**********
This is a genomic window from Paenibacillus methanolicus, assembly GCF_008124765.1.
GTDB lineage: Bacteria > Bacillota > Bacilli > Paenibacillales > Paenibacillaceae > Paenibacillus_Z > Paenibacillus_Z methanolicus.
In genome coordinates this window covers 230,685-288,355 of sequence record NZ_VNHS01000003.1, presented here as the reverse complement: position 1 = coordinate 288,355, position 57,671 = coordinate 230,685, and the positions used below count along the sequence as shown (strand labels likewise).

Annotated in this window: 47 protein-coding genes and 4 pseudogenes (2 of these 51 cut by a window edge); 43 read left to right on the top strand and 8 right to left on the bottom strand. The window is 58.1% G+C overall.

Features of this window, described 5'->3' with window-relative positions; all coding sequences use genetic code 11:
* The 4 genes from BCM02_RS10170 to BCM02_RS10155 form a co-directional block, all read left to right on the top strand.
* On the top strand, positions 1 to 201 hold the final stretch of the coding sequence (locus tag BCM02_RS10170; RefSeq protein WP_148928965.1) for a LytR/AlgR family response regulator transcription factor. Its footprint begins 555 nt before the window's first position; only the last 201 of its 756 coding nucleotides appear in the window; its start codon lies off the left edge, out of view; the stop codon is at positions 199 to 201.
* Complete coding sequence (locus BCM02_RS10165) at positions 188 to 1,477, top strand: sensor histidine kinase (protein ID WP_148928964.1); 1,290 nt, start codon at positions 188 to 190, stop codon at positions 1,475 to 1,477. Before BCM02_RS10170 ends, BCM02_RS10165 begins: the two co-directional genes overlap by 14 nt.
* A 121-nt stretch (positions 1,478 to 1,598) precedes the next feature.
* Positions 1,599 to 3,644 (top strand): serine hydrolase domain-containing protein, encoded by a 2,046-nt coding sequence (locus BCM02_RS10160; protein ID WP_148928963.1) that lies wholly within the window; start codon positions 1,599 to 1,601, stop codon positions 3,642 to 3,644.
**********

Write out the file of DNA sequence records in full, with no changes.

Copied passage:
This is a genomic window from Paenibacillus methanolicus, assembly GCF_008124765.1.
GTDB lineage: Bacteria > Bacillota > Bacilli > Paenibacillales > Paenibacillaceae > Paenibacillus_Z > Paenibacillus_Z methanolicus.
In genome coordinates this window covers 230,685-288,355 of sequence record NZ_VNHS01000003.1, presented here as the reverse complement: position 1 = coordinate 288,355, position 57,671 = coordinate 230,685, and the positions used below count along the sequence as shown (strand labels likewise).

Annotated in this window: 47 protein-coding genes and 4 pseudogenes (2 of these 51 cut by a window edge); 43 read left to right on the top strand and 8 right to left on the bottom strand. The window is 58.1% G+C overall.

Features of this window, described 5'->3' with window-relative positions; all coding sequences use genetic code 11:
* The 4 genes from BCM02_RS10170 to BCM02_RS10155 form a co-directional block, all read left to right on the top strand.
* On the top strand, positions 1 to 201 hold the final stretch of the coding sequence (locus tag BCM02_RS10170; RefSeq protein WP_148928965.1) for a LytR/AlgR family response regulator transcription factor. Its footprint begins 555 nt before the window's first position; only the last 201 of its 756 coding nucleotides appear in the window; its start codon lies off the left edge, out of view; the stop codon is at positions 199 to 201.
* Complete coding sequence (locus BCM02_RS10165) at positions 188 to 1,477, top strand: sensor histidine kinase (protein ID WP_148928964.1); 1,290 nt, start codon at positions 188 to 190, stop codon at positions 1,475 to 1,477. Before BCM02_RS10170 ends, BCM02_RS10165 begins: the two co-directional genes overlap by 14 nt.
* A 121-nt stretch (positions 1,478 to 1,598) precedes the next feature.
* Positions 1,599 to 3,644 (top strand): serine hydrolase domain-containing protein, encoded by a 2,046-nt coding sequence (locus BCM02_RS10160; protein ID WP_148928963.1) that lies wholly within the window; start codon positions 1,599 to 1,601, stop codon positions 3,642 to 3,644.